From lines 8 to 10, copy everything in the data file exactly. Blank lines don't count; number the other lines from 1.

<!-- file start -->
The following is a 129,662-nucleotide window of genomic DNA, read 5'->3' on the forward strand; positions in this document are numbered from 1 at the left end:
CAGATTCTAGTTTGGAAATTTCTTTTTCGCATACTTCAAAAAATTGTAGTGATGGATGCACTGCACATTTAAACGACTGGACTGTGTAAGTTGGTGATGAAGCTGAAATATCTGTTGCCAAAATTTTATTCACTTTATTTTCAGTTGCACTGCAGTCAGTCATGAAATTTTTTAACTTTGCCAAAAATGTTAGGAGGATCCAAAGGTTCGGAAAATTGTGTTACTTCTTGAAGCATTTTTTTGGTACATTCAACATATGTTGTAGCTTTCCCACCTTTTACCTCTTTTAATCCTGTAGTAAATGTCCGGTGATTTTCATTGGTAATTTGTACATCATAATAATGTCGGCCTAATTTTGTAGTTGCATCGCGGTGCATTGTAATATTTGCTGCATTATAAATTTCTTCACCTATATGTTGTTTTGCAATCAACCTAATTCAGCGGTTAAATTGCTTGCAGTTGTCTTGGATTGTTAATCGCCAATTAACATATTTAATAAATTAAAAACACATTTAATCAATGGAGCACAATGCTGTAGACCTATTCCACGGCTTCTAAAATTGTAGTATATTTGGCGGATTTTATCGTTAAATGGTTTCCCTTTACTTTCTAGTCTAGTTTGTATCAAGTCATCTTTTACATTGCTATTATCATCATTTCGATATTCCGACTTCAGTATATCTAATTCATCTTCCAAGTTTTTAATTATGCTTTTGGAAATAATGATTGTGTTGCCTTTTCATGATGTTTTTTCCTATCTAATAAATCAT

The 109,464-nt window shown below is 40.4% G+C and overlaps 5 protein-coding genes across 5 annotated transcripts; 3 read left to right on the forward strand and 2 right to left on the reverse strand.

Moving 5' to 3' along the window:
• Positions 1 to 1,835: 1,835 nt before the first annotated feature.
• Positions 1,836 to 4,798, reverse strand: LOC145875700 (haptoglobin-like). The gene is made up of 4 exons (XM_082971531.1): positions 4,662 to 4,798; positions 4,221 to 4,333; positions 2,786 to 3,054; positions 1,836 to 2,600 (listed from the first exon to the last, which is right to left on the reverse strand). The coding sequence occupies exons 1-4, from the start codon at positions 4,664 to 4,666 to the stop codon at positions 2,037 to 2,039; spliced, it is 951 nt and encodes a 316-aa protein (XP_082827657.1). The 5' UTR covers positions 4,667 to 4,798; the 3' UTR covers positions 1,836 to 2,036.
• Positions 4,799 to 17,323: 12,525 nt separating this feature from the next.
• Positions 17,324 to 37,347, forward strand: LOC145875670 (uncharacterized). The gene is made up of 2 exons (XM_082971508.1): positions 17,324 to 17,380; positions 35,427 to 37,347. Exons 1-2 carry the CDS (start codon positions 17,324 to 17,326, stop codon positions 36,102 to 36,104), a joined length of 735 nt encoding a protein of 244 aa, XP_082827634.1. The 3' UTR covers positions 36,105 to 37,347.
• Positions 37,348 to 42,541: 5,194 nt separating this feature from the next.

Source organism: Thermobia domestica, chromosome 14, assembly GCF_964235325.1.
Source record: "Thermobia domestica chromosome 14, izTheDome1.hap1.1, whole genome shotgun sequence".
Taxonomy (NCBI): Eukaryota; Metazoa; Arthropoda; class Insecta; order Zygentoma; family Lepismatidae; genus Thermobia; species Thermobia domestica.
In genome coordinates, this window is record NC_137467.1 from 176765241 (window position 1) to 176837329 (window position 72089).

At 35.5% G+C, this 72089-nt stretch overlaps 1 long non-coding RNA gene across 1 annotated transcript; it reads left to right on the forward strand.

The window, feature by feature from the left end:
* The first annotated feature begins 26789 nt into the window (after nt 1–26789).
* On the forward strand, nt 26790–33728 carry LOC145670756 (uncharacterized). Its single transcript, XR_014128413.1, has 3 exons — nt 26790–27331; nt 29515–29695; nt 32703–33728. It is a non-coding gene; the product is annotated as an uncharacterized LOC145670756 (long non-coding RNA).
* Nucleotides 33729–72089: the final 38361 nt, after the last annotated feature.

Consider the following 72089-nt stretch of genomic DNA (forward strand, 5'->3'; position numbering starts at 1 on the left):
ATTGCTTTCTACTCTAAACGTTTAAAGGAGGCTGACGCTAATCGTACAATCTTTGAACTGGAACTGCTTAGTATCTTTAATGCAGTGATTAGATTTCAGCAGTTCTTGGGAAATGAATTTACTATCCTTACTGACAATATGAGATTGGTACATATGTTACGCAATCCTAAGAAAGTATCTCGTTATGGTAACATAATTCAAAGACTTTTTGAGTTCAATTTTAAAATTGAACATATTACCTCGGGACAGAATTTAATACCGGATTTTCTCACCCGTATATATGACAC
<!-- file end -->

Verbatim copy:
• Positions 17,324 to 37,347, forward strand: LOC145875670 (uncharacterized). The gene is made up of 2 exons (XM_082971508.1): positions 17,324 to 17,380; positions 35,427 to 37,347. Exons 1-2 carry the CDS (start codon positions 17,324 to 17,326, stop codon positions 36,102 to 36,104), a joined length of 735 nt encoding a protein of 244 aa, XP_082827634.1. The 3' UTR covers positions 36,105 to 37,347.
• Positions 37,348 to 42,541: 5,194 nt separating this feature from the next.

Source organism: Thermobia domestica, chromosome 14, assembly GCF_964235325.1.